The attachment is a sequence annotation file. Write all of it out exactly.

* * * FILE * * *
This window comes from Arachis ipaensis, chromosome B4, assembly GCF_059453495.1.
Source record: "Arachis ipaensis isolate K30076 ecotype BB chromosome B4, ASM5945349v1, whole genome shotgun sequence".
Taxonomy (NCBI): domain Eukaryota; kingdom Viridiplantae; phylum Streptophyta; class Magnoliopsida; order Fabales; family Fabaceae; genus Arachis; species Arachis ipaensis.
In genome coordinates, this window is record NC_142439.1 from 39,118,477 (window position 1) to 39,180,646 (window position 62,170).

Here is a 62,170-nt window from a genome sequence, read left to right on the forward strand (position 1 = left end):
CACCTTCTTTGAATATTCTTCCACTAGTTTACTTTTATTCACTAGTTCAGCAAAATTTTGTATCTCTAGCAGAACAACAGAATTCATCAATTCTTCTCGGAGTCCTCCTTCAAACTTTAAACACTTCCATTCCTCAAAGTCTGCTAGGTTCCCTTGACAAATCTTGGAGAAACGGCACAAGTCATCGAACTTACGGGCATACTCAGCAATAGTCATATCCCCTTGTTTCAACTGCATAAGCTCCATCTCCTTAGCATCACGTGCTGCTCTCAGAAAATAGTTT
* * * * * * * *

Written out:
This window comes from Arachis ipaensis, chromosome B4, assembly GCF_059453495.1.
Source record: "Arachis ipaensis isolate K30076 ecotype BB chromosome B4, ASM5945349v1, whole genome shotgun sequence".
Taxonomy (NCBI): domain Eukaryota; kingdom Viridiplantae; phylum Streptophyta; class Magnoliopsida; order Fabales; family Fabaceae; genus Arachis; species Arachis ipaensis.
In genome coordinates, this window is record NC_142439.1 from 39,118,477 (window position 1) to 39,180,646 (window position 62,170).

Here is a 62,170-nt window from a genome sequence, read left to right on the forward strand (position 1 = left end):
CACCTTCTTTGAATATTCTTCCACTAGTTTACTTTTATTCACTAGTTCAGCAAAATTTTGTATCTCTAGCAGAACAACAGAATTCATCAATTCTTCTCGGAGTCCTCCTTCAAACTTTAAACACTTCCATTCCTCAAAGTCTGCTAGGTTCCCTTGACAAATCTTGGAGAAACGGCACAAGTCATCGAACTTACGGGCATACTCAGCAATAGTCATATCCCCTTGTTTCAACTGCATAAGCTCCATCTCCTTAGCATCACGTGCTGCTCTCAGAAAATAGTTT